I had just started that job 3 weeks ago.
I thought it was going to “change my life”.
Everything was still new and fresh and bright and shiny.
This was my first job with my own office!
Now granted, the walls didn’t quite reach the ceiling… but it was still my own office.
And we could pretty much yell over that wall and talk to each other without getting up… but it was STILL my own office.
It was April 11th, 2007, the last morning that spring that I remember it snowing.
The streets were wet and slushy. The sun was just peeking out around 6:30 that morning.
I had on my long, black wool coat with the fur around the hood.
You know… that fur… that never quite looks the same after it gets cleaned- so you end up brushing the thing like it’s your pet or something.
Anyway, I had on the coat, and my purse strapped across my body (because I was riding the CTA), and my work bag on my shoulder (that I could never seem to leave home without), and my lunch bag in my hand.
I still can’t remember what was in the bag, but I remember reeeeeally looking forward to eating it later.
I was crossing the street, in the crosswalk, had the right of way.
But the light changed…..
So I picked up my pace to a light jog, trying not to slide in the slush or get any on my nice coat.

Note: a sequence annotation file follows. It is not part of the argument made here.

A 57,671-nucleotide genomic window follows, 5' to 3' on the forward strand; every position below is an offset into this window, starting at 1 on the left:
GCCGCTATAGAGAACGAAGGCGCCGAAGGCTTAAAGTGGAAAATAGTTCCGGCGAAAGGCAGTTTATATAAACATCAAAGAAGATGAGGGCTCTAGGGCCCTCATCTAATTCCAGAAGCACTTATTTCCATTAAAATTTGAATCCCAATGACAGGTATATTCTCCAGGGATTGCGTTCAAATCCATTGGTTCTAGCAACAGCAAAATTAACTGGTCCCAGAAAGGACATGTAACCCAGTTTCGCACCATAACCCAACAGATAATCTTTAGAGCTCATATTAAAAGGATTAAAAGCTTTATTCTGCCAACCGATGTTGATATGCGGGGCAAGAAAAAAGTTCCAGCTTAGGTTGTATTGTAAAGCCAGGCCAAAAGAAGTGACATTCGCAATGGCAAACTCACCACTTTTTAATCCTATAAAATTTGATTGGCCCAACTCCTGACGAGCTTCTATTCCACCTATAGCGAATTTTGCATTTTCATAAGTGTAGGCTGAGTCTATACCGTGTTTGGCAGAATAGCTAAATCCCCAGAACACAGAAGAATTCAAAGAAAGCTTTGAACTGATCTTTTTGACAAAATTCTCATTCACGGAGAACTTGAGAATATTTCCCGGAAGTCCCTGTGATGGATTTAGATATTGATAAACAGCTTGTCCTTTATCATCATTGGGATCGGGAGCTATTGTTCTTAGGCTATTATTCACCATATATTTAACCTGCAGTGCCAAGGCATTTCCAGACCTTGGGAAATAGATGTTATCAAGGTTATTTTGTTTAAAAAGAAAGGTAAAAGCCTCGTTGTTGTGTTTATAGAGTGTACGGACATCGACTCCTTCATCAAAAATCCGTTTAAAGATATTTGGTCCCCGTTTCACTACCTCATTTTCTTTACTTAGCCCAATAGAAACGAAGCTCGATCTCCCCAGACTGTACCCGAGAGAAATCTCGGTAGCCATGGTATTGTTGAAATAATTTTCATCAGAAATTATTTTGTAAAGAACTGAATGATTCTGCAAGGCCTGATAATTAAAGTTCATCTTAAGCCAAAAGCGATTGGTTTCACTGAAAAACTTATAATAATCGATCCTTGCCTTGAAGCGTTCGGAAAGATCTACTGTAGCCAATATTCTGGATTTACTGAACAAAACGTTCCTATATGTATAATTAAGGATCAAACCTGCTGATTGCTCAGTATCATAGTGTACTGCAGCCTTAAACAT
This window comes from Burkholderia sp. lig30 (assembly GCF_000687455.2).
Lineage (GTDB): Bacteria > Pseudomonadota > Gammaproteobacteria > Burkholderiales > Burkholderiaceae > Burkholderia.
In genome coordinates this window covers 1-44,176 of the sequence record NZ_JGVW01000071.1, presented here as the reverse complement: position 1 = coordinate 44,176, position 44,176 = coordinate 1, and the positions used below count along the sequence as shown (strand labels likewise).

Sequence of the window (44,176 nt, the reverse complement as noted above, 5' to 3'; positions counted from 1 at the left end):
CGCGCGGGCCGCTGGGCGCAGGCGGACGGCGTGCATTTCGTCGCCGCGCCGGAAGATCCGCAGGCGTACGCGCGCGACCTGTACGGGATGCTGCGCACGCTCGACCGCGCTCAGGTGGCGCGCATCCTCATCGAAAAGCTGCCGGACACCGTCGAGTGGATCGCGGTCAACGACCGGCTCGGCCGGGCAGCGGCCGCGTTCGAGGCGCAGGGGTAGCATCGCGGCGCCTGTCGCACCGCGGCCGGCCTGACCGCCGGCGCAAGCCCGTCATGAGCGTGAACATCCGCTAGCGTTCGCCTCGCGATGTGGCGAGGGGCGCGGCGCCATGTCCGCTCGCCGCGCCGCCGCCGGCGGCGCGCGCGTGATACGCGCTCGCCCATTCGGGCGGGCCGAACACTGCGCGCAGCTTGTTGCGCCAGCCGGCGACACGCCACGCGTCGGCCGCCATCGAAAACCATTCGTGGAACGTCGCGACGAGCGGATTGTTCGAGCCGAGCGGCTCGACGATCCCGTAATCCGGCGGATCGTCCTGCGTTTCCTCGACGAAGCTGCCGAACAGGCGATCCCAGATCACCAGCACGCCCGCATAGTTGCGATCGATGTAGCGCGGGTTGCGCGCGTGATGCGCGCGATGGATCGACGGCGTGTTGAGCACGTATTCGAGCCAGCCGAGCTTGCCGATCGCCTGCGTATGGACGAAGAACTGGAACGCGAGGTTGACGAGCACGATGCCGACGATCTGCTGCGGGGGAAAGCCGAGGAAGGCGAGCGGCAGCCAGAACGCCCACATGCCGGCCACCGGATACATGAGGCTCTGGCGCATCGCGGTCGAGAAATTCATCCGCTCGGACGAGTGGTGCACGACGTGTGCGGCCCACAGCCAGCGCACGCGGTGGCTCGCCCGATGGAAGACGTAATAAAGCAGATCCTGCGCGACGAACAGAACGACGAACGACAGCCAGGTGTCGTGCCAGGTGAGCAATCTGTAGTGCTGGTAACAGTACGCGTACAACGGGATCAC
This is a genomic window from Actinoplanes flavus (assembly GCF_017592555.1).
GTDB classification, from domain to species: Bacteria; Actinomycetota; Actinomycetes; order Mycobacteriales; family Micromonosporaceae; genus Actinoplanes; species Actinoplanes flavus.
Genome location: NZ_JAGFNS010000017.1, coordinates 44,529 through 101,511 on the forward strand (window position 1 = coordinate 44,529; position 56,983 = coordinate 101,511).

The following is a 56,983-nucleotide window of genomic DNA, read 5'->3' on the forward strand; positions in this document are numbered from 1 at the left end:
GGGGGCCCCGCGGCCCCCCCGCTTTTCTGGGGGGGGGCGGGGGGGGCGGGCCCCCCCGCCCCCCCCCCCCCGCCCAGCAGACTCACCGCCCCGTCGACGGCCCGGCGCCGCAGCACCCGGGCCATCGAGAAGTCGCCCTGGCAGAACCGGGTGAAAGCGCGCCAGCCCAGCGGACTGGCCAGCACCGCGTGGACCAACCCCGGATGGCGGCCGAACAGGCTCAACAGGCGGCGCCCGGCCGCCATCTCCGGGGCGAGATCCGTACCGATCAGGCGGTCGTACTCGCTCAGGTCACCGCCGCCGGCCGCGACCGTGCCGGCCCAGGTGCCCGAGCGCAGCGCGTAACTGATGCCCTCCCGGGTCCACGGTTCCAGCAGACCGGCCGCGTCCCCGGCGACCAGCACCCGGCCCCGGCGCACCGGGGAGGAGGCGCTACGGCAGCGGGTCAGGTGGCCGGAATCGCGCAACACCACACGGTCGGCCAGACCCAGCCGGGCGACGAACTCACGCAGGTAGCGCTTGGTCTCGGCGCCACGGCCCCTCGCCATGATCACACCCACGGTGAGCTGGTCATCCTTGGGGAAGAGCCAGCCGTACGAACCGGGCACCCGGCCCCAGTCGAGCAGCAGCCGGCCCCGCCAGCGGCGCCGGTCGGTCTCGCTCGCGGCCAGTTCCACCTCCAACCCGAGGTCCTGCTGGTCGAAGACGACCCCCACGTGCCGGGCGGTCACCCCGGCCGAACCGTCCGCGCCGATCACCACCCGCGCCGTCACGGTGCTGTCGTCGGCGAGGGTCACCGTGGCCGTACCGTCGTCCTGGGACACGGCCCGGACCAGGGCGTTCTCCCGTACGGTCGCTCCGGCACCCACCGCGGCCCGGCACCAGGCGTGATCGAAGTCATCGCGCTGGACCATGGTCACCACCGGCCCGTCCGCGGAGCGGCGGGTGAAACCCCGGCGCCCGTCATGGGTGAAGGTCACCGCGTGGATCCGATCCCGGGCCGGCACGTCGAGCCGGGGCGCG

All the other cars waited.
I was about 2 yards away from the curb.
I never saw the truck coming.
Now, in the movies, this scenario ends one of two ways:
A) The truck comes to a screeching halt just close enough to the pedestrian that the pedestrian braces themselves on the hood of the truck. Then either one or both parties yells out some loud obscenity at the other, the truck speeds off, the pedestrian walks away frowning and shaking their head. Or,
B) The truck doesn’t stop in time. The pedestrian gets hit. Onlookers in the crowd call 911. Police take statements from witnesses and give the driver a ticket. The ambulance arrives and off to the hospital goes the pedestrian.
Which one do you think happened?
Allow me to offer you a more dramatic third option…
I remember screaming as the truck made contact with my side.
I remember the weight of my body dropping to the pavement.
I had been thrown up in the air and several feet away from the crosswalk.
Somewhere in that short moment of time, I saw my life…
Just a few past memories, but mainly things that were yet to come; moments I’d experience and enjoy, people I’d meet, lives I’d change— Hmph… I was even a smaller size.
Then I remember the throbbing sensation from the leg I had landed on.
As I came back to the present, I saw my things scattered about in the street… work bag over here… lunch bag over there… glove in the slush.
I rolled over to see the driver still in the truck… and I’m almost certain that he was on his cell phone.
Even in my frazzled state, even through the throbbing pain, and while laying in the wet intersection of a major street in my nice wool coat– the spirit inside of me urged me to pull out my phone and type in his license plate number.
I know, I know— I can’t believe it either!
But when the driver saw me with my phone, HE was inspired to get out of his truck.
Sadly, I had already picked myself up, gathered my belongings and limped over to the curb by the time he walked over to me.
He asked me if I was OK— ironically just as some guy driving a van rode past us yelling out of his window “Lady, you need to go to the hospital!!!” and sped off.